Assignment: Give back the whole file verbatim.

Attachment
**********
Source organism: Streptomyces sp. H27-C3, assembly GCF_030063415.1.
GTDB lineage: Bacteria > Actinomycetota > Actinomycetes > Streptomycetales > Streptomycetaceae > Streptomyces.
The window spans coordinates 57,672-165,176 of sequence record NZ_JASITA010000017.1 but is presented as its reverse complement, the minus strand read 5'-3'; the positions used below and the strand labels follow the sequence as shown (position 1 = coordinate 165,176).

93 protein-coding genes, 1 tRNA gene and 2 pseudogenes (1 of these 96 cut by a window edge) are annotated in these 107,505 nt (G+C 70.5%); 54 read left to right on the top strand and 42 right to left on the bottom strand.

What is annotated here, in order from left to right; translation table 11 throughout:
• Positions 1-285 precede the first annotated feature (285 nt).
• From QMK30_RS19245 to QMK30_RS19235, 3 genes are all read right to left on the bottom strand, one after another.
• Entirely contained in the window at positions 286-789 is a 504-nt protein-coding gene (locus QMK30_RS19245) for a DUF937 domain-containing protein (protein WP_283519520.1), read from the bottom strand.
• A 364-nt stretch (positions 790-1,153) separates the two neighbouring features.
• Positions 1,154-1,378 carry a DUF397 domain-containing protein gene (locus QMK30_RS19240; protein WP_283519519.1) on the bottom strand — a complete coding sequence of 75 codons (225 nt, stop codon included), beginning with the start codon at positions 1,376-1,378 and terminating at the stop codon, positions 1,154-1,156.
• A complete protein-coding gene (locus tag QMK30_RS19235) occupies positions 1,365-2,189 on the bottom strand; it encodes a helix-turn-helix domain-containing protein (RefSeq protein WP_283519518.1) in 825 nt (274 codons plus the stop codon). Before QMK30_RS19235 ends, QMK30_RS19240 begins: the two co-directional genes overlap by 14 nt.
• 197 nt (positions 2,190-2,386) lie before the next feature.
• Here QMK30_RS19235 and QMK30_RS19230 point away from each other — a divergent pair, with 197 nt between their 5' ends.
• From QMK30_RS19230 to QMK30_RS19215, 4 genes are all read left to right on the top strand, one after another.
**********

Source organism: Streptomyces sp. H27-C3, assembly GCF_030063415.1.
GTDB lineage: Bacteria > Actinomycetota > Actinomycetes > Streptomycetales > Streptomycetaceae > Streptomyces.
The window spans coordinates 57,672-165,176 of sequence record NZ_JASITA010000017.1 but is presented as its reverse complement, the minus strand read 5'-3'; the positions used below and the strand labels follow the sequence as shown (position 1 = coordinate 165,176).

93 protein-coding genes, 1 tRNA gene and 2 pseudogenes (1 of these 96 cut by a window edge) are annotated in these 107,505 nt (G+C 70.5%); 54 read left to right on the top strand and 42 right to left on the bottom strand.

What is annotated here, in order from left to right; translation table 11 throughout:
• Positions 1-285 precede the first annotated feature (285 nt).
• From QMK30_RS19245 to QMK30_RS19235, 3 genes are all read right to left on the bottom strand, one after another.
• Entirely contained in the window at positions 286-789 is a 504-nt protein-coding gene (locus QMK30_RS19245) for a DUF937 domain-containing protein (protein WP_283519520.1), read from the bottom strand.
• A 364-nt stretch (positions 790-1,153) separates the two neighbouring features.
• Positions 1,154-1,378 carry a DUF397 domain-containing protein gene (locus QMK30_RS19240; protein WP_283519519.1) on the bottom strand — a complete coding sequence of 75 codons (225 nt, stop codon included), beginning with the start codon at positions 1,376-1,378 and terminating at the stop codon, positions 1,154-1,156.
• A complete protein-coding gene (locus tag QMK30_RS19235) occupies positions 1,365-2,189 on the bottom strand; it encodes a helix-turn-helix domain-containing protein (RefSeq protein WP_283519518.1) in 825 nt (274 codons plus the stop codon). Before QMK30_RS19235 ends, QMK30_RS19240 begins: the two co-directional genes overlap by 14 nt.
• 197 nt (positions 2,190-2,386) lie before the next feature.
• Here QMK30_RS19235 and QMK30_RS19230 point away from each other — a divergent pair, with 197 nt between their 5' ends.
• From QMK30_RS19230 to QMK30_RS19215, 4 genes are all read left to right on the top strand, one after another.